Did you know that you can significantly change women’s performance on a challenging math test simply by providing a different explanation of the purpose of the test up front? And the same for Black students? Did you know there are ways to give advice and feedback that are demonstrated to improve performance in groups that suffer from (unconscious but inevitable) internalization of stereotypes? I learned these facts just a few weeks ago and find them astonishing. How can these crazy but simple things be true, and more importantly, why don’t most of us – professional scientists – know about them?
CategoryScience culture & integrity
Ten days after I made this post, the New York Times published a related piece suggesting that one gender was more likely to up-sell their work with self-congratulatory description. (Guess which one?) This made me think more about the gender issue in our own field. Have something to say on this issue? Write me: firstname.lastname@example.org. I hope to do a post on this in the future, ideally relating the experiences of several individuals, anonymously if they wish. I will be at the Biophysics meeting in San Diego Monday and Tuesday if anyone wants to talk about it.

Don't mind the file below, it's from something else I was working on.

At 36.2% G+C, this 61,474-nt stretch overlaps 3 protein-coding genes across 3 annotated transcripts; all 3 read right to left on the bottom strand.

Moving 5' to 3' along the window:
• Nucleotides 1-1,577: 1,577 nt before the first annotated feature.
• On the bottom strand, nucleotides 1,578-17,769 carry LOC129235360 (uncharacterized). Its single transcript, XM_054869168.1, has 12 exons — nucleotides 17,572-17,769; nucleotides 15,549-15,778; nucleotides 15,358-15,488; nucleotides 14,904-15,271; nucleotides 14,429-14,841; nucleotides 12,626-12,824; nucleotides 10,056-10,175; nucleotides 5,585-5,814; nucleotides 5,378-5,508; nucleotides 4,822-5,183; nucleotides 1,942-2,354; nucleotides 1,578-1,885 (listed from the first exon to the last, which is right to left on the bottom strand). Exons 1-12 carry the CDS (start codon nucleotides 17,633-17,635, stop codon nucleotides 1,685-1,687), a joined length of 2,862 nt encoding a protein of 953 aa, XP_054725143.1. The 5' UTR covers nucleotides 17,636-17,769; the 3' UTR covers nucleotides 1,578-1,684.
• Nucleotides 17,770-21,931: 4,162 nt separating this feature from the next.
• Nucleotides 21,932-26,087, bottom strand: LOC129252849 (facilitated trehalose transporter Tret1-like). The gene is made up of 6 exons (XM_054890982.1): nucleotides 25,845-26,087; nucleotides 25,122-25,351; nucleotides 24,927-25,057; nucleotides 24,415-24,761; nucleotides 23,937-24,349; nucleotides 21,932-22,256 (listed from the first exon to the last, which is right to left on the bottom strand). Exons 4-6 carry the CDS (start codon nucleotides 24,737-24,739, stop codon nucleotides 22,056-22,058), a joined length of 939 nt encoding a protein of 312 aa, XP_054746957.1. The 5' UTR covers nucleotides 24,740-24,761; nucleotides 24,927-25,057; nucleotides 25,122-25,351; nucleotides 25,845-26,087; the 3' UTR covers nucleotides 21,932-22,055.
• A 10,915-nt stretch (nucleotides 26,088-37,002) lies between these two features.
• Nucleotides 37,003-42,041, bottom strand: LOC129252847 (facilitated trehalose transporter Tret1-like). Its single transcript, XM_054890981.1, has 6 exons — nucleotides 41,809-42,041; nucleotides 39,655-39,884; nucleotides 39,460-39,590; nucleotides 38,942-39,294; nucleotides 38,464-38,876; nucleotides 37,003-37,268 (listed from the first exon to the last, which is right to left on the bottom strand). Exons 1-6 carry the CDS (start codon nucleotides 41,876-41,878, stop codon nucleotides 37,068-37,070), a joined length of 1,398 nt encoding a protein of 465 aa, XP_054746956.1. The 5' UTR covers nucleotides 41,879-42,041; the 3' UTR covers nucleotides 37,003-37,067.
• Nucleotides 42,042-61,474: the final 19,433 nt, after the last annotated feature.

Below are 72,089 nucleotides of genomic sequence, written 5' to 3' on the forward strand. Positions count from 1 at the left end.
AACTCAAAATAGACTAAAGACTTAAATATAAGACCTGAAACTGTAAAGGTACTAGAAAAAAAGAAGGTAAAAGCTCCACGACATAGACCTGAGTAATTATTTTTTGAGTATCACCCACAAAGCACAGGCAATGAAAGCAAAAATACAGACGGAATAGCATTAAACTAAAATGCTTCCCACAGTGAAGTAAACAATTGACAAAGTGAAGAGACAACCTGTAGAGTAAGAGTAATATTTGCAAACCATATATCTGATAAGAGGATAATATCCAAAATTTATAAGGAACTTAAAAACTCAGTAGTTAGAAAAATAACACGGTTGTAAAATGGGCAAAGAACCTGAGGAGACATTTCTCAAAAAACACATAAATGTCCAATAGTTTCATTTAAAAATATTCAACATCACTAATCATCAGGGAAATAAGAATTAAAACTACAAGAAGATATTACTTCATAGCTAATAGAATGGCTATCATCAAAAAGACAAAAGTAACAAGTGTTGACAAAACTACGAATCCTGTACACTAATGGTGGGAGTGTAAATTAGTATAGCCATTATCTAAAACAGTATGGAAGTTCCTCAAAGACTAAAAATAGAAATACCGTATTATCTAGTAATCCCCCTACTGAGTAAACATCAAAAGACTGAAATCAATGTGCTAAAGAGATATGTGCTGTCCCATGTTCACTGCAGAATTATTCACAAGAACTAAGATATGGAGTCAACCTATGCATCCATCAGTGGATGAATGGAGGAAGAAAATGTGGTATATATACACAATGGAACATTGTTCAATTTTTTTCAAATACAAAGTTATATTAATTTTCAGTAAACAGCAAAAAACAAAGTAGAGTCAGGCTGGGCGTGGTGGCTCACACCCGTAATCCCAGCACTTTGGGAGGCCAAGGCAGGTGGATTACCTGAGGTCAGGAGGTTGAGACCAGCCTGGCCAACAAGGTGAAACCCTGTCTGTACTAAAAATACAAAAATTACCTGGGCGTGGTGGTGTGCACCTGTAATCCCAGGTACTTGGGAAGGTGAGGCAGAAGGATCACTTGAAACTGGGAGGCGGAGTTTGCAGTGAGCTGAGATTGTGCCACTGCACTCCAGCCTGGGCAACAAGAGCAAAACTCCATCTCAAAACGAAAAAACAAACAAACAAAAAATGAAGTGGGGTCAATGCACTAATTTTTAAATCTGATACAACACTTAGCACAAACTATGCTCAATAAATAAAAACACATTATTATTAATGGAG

How many times has our community solved the sampling problem? I think it’s a fair question. You know I’m talking about claims rather than actual solutions. And many if not most of those claims are made in the abstracts of papers, even when the data paints a more limited story. I think our abstracts are the problem.